If we are to be “Bible-believing” Christians — people for whom that scripture is, in any real way, authoritative or meaningful — then we have to have some principle or set of principles that allows us to distinguish between the various passages we are picking and choosing to be authoritative and those we are picking and choosing not to be.

No Christian wants to be like the John C. Reilly character in the sketch above. No Christian wants to just shrug and say that we can or should simply ignore some verses while respecting others. That would reduce the Bible to nothing more than a fun-house mirror in which we see only what we want or expect to see — projecting our own preferences and prejudices into the text and then gleaning them back out of it by selecting those prooftexts that confirm our ideas and disregarding all of those that don’t.

The impression that this might be the case — that we’re just “picking and choosing” arbitrarily, or due to semi-conscious cultural predispositions — makes every appeal to the Bible seem shabby, stupid and self-serving. It hardly matters whether such arbitrary picking and choosing is done consciously or unconsciously. The former would be wicked, the latter would be ignorant. The consequence would be indistinguishable.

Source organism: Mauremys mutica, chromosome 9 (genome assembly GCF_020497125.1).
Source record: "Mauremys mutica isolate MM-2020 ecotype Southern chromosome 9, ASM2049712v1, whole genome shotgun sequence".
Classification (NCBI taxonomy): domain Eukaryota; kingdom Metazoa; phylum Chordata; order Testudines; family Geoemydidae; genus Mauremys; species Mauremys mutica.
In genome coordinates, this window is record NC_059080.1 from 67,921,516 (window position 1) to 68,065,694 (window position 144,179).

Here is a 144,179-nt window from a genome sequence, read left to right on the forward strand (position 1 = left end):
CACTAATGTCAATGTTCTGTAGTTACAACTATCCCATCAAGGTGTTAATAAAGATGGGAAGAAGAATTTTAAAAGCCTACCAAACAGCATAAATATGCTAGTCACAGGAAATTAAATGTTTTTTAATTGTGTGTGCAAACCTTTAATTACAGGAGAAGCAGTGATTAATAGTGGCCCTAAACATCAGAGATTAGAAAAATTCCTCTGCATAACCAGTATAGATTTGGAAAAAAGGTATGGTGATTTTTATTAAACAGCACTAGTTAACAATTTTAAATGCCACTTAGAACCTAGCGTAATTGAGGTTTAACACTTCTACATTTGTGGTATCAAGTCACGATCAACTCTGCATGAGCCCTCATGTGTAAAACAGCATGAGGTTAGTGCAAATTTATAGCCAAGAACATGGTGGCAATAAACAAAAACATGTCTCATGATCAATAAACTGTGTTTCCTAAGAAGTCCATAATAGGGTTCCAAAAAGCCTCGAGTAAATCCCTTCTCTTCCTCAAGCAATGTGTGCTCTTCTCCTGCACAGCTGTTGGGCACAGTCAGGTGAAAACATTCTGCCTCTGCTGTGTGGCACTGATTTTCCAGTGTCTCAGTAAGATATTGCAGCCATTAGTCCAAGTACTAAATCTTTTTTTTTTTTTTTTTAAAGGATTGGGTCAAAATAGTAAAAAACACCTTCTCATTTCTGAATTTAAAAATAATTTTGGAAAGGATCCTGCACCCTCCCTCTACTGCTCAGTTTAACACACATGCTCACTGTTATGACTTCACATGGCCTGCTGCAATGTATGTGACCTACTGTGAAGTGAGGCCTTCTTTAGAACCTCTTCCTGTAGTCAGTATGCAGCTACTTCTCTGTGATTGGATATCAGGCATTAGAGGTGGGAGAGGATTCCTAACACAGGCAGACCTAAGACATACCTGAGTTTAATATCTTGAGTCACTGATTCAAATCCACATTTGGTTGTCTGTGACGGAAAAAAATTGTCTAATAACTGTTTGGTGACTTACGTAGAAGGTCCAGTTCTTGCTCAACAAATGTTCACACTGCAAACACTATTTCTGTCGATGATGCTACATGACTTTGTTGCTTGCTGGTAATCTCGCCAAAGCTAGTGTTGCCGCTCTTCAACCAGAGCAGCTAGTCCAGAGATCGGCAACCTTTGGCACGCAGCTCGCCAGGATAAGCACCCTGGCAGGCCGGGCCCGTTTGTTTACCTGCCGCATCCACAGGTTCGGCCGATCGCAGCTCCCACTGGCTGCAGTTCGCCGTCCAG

There’s been a lot of discussion of the “rise of the nones” and the worry that younger people are leaving the American church “in droves.” Survey data shows that many young people are repulsed by the church’s apparent animus toward LGBT people and the cruelties that this animus continually supports. Underlying that, I think, is the impression that most of the church does not have an answer to the larger question raised by the “God hates shrimp” argument — the impression that its selective citation of certain prooftexts and disregard for others is not guided by any principled reasoning other than self-serving wickedness or a clueless cultural inertia.

Again, this is not something that most Christians want to be. Most Christians want to be people for whom the Bible is a divinely inspired source of revelation. They want to be able to turn to their Bible for answers, for authoritative guidance. They don’t want their Bible to be nothing more than a pliable plaything from which they can capriciously extract a few prooftexts to confirm their own prejudices and preferences, while glibly ignoring the rest.

But that requires an answer to the question underlying “God hates shrimp.” It requires the ability to appeal to a principled, systematic basis for saying that Passage X should be treated as authoritative while Passage Y need not be.

Given how important this is, then, it’s remarkable how ad hoc, ad libbed and ad-dled most attempts to answer that question turn out to be. The explanations for the basis for our picking and choosing mostly seem to be hasty, after-the-fact rationalizations. They come across as attempts to ret-con some semi-plausible explanation for why we did that, not like a description of the actual process that was actually involved in making those decisions at the time they were made.

When we return to this topic, I want to examine three popular “answers” to the “God hates shrimp” question. None of them offers a satisfying, reliable explanation for how we should pick and choose between which Levitical “abominations” remain binding and which do not.